Thursday, December 8, 2011

Headless Agency

How can any member of Congress justify passing a statute creating a new consumer agency, and then refuse to allow a vote to confirm the appointed head of that agency? It would be one thing if the opponents of Richard Cordray's appointment to head the Consumer Financial Protection Bureau opposed confirmation on the ground that he is unqualified, or even that they disagree with some of his views. Instead, the opposition is based on the ground that Senate Republicans don't like the agency that Congress created. According to Steve Benen's column on the Senate's blocking of the Cordray appointment, which he called part of the normalization of extortion politics:
Sen. Sherrod Brown (D-Ohio) checked with the Senate Historian’s office this week, and found that this is the first time in history that a party has blocked a qualified nominee solely because it does not like the existence of the agency the nominee was selected to lead.
Is this really the kind of historical precedent the Senate Republicans want to be known for? As the president explained in his news conference (video below), if these Senators want to modify the Act creating the new consumer agency, they can introduce a bill. Don't hold up the nomination of the head of the agency Congress created. It's illegitimate. It's anti-democratic. It's irresponsible. It's shameful for the minority to abuse its power in this way.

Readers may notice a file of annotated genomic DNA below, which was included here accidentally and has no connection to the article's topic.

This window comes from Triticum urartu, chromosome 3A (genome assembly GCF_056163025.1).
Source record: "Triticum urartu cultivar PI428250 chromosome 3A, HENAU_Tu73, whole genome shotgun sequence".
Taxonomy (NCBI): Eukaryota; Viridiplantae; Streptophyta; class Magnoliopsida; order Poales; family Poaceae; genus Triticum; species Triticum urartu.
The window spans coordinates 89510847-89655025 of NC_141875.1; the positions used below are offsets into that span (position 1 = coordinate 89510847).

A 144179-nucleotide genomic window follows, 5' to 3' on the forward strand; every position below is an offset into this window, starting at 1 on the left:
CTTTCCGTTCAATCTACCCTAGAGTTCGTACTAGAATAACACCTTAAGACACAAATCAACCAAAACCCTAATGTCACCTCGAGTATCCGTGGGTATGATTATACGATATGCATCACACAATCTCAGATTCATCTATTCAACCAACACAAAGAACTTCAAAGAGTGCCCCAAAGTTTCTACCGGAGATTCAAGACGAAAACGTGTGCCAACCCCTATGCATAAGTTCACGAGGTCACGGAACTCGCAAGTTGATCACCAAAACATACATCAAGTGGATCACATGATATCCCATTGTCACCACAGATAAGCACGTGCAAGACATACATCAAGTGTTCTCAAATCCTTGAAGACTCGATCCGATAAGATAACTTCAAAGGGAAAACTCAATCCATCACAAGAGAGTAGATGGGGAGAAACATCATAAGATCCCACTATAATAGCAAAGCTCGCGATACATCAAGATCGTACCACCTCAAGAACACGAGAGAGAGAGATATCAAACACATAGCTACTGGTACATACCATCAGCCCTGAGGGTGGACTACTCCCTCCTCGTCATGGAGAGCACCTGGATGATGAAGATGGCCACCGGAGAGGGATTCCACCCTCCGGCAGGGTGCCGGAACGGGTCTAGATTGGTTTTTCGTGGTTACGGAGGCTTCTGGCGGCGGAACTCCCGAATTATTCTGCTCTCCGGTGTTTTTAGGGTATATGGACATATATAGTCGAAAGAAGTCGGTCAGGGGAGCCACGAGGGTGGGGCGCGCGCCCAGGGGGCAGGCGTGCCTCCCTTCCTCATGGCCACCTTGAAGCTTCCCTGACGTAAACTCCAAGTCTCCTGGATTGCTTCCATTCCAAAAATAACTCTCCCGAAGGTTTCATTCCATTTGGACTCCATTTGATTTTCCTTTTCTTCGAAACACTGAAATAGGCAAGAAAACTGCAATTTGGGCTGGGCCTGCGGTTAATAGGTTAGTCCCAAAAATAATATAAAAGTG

(Also a nice response from the president about whether he could be considered an appeaser: Ask the top Al Qaeda leaders who have been taken off the field, including Osama bin Laden, about that. And then he hesitates a second, remembering, oh yeah, they're dead. You can't ask them. So ask whomever is left out there.)

5 comments:

  1. Minority? The Republicans are a minority, by a small margin, in only one house of congress, the senate.

    In 2008, the popular vote was *not* a landslide, and it was split very nearly down the middle.

    How can you say that one group should be allowed to impose it's will simply because it's slightly larger than the "minority"? So every 4 years half the country is supposed to sit down, shut up, and just be ruled by the other half?

    My guess is that if you were in the "minority," you'd be complaining that the majority is tyrannical and should fairly consider the viewpoints of the minority.

    This is not a democracy where the majority simply rules. This is a republic in which multiple factions are supposed to hammer out their differences for the common good. It's precisely the attitude that the losers just have to deal with it for four years that has landed American politics where it is today.

    And don't pretend like the Democrats have never, ever tried to subvert the process to push through their agenda. It wasn't that long ago that they considered using budget reconciliation to pass the HCR act.

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  2. It might be interesting to have a nice long philosophical discussion about the extent to which the majority party is supposed to consider the views of the minority, etc. But in this case I am only talking about the U.S. Senate and its power to confirm presidential appointments. The House is another story, but by the way, in the House, the majority does simply rule because the majority can call up anything they want for a vote, and they can cut off debate. In the Senate there are greater protections for the minority.